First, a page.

Aspirus Media Center

OTC Medication Safety for Older Adults


Megan Fleischman

Many older adults take three or more medications each day, according to the National Council on Patient Information (NCPIE). Although older adults make up only about 13 percent of the United States population, it’s estimated they account for 39 percent of all over-the-counter (OTC) medication use.


October is Talk About Your Medicines Month and this year’s theme is “Medication Safety & Aging.” This month, Aspirus Health aims to empower older patients to reduce medication risks, boost medication benefits and provide tips for staying safe when it comes to their OTC medications.


“Bodies change as they age and how medications interact with our bodies changes as well,” says Megan Fleischman, a clinical pharmacist who is completing her first year of pharmacy residency at Aspirus Wausau Hospital. “Understanding the OTC products in your medicine cabinet and how to use them properly over time is an important part of maintaining health.”


The National Council on Patient Information and Education (NCPIE) and the U.S. Food & Drug Administration offer the following tips to help people stay safe:


1. Understand your medications. Learning medicine-related terms and reading your medicine labels are crucial first steps. Labels help you avoid side effects, prevent medication interactions and instruct you in how to properly take the medicine.


2. Communicate with your provider. Some OTC medicines can affect the way prescription medicines work or how they are used by the body. Many of these challenges can be prevented if you are informed about safe and appropriate medication use.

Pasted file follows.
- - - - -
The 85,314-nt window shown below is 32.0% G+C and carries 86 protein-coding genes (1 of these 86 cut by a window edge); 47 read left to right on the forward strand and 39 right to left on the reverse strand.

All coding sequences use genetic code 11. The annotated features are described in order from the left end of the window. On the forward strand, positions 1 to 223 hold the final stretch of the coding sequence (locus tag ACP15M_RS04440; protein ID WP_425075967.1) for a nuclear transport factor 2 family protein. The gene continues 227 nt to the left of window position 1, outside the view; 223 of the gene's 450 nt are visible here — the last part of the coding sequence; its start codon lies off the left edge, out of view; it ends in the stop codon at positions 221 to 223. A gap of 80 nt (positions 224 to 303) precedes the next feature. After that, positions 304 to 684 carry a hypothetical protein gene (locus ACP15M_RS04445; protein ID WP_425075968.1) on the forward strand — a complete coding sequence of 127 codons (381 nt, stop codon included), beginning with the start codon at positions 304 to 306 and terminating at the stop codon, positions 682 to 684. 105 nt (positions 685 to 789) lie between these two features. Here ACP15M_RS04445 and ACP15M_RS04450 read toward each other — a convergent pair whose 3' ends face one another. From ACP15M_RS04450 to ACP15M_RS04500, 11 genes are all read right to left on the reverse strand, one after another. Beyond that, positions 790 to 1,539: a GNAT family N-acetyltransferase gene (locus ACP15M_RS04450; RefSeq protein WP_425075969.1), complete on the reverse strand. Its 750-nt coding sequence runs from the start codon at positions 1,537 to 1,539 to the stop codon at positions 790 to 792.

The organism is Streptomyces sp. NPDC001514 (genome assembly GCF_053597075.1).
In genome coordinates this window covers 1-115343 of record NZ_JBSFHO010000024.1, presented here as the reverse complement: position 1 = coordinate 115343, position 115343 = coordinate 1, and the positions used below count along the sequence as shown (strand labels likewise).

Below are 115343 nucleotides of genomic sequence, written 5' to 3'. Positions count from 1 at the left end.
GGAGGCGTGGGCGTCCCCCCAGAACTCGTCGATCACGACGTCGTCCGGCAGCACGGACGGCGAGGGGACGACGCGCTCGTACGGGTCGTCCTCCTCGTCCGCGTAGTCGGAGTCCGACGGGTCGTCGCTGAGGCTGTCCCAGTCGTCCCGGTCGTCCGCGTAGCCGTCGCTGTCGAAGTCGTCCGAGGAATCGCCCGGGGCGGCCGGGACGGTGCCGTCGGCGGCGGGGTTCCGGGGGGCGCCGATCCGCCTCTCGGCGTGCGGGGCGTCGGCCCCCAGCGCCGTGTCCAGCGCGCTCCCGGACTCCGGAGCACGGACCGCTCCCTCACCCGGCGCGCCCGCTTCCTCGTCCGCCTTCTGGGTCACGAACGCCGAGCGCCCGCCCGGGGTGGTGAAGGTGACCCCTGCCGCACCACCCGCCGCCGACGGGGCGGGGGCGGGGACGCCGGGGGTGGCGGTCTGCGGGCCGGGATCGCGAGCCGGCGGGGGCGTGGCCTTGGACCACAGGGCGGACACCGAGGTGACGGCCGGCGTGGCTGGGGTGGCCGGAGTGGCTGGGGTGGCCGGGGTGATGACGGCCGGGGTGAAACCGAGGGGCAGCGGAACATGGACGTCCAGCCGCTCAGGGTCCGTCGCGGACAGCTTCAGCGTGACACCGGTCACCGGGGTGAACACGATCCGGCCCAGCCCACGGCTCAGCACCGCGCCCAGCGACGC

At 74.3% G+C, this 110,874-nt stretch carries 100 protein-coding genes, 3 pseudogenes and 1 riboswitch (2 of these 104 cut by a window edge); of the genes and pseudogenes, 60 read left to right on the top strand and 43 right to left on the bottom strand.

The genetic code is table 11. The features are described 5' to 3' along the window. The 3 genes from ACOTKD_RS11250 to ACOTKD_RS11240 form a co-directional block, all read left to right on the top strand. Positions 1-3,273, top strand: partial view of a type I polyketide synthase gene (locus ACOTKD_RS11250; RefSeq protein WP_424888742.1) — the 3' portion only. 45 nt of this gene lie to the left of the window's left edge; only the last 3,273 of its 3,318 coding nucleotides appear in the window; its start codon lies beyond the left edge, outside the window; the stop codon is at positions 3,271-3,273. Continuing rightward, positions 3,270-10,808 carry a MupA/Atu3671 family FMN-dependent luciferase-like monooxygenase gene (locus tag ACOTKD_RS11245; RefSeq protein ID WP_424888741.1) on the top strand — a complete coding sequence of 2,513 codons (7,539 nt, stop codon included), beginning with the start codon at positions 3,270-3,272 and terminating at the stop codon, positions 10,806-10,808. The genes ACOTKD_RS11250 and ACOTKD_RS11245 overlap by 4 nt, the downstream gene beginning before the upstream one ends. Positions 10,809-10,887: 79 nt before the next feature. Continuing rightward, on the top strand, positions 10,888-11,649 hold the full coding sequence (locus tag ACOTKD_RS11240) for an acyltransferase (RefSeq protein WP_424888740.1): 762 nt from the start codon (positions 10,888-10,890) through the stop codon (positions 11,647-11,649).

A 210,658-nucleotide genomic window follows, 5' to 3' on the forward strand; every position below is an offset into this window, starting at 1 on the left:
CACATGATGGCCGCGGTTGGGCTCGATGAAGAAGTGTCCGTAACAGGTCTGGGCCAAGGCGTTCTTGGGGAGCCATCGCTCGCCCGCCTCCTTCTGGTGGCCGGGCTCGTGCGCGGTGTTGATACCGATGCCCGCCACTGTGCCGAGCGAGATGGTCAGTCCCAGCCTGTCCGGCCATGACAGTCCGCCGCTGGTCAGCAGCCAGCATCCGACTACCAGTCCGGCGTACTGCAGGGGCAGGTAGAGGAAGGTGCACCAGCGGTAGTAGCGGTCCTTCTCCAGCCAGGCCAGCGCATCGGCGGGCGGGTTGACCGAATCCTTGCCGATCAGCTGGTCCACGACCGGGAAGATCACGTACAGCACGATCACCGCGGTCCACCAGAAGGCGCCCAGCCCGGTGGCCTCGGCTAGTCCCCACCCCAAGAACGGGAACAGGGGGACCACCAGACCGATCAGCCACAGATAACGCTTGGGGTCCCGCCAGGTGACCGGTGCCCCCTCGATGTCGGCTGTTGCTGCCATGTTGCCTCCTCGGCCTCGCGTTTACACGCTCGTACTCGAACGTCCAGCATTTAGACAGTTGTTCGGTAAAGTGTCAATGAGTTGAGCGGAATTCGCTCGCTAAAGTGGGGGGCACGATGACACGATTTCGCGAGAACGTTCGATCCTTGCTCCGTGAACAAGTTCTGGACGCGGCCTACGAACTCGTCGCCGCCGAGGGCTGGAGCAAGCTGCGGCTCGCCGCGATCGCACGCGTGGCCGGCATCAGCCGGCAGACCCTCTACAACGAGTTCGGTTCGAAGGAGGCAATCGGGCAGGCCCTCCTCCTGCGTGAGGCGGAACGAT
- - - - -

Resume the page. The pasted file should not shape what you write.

“OTC medications can cause side effects or bad reactions, especially if taking them incorrectly or combining with other medications,” says Fleischman. “Always talk with your provider or pharmacist about all medications you take.”


3. Use extra caution with pain medications. Older adults use pain relievers more often than any other age group. This group is also more prone to side effects from these medications, so it’s important to know some of the safety concerns. There are different types of OTC pain meds. Make sure you choose the pain reliever that is right for you. Check the medicine ingredients and follow the drug facts label. 


“Most OTC medications are only meant to be used for a short time, so be sure to talk to your provider or pharmacist if taking one becomes a regular habit,” adds Fleischman.



Aspirus Health has pharmacies located throughout the system. To find one near you, visit




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